Her family walked from Daishoum, Palestine to Aitroun, South Lebanon, a distance of roughly 40 miles, where they rested for five days. Travelling was a struggle for Fatima, because while she already faced so much stress and fear she was also carrying a small child while pregnant with her second baby (my friend Zeinab’s mother). After five days in Aitroun, the Zionist soldiers attacked inside Lebanon too and her family fled to Bint Jbeil where they stayed for two days. Given the uncertainty and awareness of what was happening, her family moved as quickly as they could away from the killing in Palestine.
A week after being forced from their home in Palestine, Fatima and her family finally arrived in Tyre, South Lebanon where they stayed at the new camp, Bourj Al Shemali. The United Nations provided shelter (tents) for these Palestinian refugees, and Fatima stayed in Tyre for thirty years until 1978. During this time she established a home and had several more children, but after the Israeli’s attacks in 1978 on the Palestinian Refugee Camps at Ein el-Hilweh, Nabatiyeh, Mieh Mieh, El Buss, Rashidiyeh and Bourj el-Shemali, she moved to Shatila camp and stayed for seven years. When the Syrian backed Amal militia attacked Shatila and Bourj Al Barajneh in the 1985 “Wars of the Camps” (they were massacres, not wars—the camps had been virtually defenseless since the September 1982 Israeli-facilitated massacre at Sabra-Shatila and the new Amin Gemayal government’s military intelligence, Deuxieme Bureau, targeted Palestinians across Lebanon). Fatima Hajj fled again to Mieh Mieh, where she’s lived ever since.
After hearing all of this, I was astonished by how one person could endure such violence and still be one of the most pleasant and hopeful individuals I’ve ever met. When I asked her about the future of Palestine, she replied hopefully that one day her family will be able to return to their homeland. After living in Lebanon for sixty-four years, Fatima insisted that she too would like to return to her country, before she died. I asked her how she felt about the efforts of the resistance group Hezbollah, and she replied the she doesn’t know much about them, but she hopes that the Palestinians, forced to live in refugee camps, will return home regardless.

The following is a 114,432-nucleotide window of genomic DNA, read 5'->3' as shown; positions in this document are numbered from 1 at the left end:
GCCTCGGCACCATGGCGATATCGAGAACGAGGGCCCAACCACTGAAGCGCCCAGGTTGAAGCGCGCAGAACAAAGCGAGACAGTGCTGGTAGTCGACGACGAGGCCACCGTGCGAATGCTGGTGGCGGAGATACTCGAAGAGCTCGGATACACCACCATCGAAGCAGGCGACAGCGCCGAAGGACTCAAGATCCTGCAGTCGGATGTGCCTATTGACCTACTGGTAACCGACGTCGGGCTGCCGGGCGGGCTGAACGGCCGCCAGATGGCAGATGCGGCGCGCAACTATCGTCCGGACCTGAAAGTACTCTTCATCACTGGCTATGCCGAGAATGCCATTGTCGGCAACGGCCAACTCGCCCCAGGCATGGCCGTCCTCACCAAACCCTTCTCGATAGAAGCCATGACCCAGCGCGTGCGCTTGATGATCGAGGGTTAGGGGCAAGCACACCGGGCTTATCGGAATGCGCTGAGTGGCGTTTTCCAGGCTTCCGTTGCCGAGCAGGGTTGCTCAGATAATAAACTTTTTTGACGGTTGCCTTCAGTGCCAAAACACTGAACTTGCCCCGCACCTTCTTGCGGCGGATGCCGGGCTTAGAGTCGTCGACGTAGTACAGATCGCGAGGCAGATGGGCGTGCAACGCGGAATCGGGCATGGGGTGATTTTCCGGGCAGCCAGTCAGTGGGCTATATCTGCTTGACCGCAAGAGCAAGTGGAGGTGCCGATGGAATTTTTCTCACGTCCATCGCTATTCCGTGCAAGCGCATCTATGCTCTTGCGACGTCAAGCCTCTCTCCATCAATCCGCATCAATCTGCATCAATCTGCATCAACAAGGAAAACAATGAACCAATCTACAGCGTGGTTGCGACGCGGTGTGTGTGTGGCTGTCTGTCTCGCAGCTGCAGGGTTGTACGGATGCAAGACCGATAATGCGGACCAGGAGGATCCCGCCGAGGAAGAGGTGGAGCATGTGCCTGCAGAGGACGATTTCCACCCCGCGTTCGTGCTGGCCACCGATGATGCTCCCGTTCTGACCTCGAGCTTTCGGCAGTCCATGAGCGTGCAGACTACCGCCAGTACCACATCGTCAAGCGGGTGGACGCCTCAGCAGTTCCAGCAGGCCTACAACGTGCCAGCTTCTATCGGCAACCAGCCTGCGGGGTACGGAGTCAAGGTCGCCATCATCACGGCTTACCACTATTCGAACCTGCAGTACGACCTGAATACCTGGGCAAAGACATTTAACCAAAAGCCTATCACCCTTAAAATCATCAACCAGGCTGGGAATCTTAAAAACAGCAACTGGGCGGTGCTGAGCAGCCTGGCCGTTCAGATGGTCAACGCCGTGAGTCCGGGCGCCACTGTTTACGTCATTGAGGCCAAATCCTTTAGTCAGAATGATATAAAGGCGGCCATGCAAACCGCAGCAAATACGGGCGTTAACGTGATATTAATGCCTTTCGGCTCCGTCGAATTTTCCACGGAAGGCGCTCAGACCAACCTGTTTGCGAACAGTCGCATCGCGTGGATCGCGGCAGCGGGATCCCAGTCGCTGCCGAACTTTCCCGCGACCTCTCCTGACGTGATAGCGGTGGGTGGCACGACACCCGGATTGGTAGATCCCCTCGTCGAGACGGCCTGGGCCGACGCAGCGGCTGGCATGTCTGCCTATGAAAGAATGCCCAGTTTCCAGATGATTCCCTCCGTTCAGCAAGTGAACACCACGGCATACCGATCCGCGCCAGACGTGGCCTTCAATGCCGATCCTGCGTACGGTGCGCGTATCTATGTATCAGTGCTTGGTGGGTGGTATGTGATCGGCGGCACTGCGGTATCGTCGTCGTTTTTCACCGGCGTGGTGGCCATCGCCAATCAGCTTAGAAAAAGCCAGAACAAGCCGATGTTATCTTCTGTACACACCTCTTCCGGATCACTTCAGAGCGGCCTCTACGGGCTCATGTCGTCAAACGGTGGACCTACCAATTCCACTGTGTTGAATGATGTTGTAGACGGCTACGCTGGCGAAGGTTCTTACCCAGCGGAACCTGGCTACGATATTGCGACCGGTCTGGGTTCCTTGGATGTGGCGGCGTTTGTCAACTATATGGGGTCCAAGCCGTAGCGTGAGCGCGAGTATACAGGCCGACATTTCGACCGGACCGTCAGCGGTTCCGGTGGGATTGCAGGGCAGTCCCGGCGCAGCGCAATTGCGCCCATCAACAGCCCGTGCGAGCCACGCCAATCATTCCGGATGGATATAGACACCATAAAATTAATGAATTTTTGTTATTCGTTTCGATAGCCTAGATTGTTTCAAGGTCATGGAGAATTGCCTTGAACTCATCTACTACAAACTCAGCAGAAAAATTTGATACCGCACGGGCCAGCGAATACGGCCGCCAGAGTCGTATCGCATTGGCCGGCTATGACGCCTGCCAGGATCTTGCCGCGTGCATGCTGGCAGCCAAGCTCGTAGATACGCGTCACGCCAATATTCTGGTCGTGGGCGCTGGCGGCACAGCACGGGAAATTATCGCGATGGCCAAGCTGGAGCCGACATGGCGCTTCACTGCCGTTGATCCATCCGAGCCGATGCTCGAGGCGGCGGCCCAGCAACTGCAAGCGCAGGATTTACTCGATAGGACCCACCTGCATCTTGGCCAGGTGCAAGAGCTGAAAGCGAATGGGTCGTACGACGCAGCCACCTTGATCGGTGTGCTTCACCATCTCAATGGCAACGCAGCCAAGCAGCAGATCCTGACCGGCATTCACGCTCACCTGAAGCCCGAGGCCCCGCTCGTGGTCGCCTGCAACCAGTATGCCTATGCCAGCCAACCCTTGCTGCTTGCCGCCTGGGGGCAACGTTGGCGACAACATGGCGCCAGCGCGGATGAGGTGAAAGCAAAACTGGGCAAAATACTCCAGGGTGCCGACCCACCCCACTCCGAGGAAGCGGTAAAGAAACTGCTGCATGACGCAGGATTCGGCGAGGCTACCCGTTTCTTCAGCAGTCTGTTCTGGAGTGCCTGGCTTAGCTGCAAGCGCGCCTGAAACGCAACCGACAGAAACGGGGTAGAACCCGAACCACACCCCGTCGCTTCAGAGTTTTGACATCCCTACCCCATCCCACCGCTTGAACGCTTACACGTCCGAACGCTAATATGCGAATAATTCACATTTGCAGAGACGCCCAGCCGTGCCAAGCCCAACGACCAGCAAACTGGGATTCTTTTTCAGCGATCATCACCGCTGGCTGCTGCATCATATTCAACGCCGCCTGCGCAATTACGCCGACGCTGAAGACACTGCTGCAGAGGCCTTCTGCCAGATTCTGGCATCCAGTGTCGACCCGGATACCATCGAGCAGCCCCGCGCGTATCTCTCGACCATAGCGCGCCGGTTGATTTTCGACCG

When it comes to the future of Palestine, Fatima hopes that the Muslims and Jewish people can live in peace. She explained that there were many Jews in Palestine before the Nakba, and that they lived peacefully. “They are good people,” she said, “and the problem with Israel has nothing to do with the people of Jewish faith, but rather with the Zionists who use religion and the claimed territorial history of the land as a self-entitled right to occupy Palestine and to establish a Jewish-only country.”
While the Israelis reign over Palestine and occupy her homeland, Fatima Hajj reiterated her wish that one day the Palestinians will return and together all people—regardless of religion or ethnic background—will live in peace in Palestine.
Fatima’s story affected me in a way I cannot compare to anything else. The passion of an old woman, who, despite the struggles of her tumultuous life, believed in the best of humanity even in a terrible situation, was awe-inspiring. I admired her good nature especially considering most of her life was spent feeling anxiety—the kind that I, as a privileged American student, perhaps can never understand. Fatima Hajj died three days after our meeting, and while I am not a particularly spiritual individual, she instilled in me some mercy for all people, regardless of the propaganda we’re exposed to. I felt an honest connection between us, and the opportunity I have to write this is a remarkable experience for me as an aspiring writer as well as a human residing on this planet. Fatima was the quintessential Palestinian woman, and her story—which parallels so many others—makes the quest for Palestinians to return to their ethnically cleansed homes in Palestine much greater.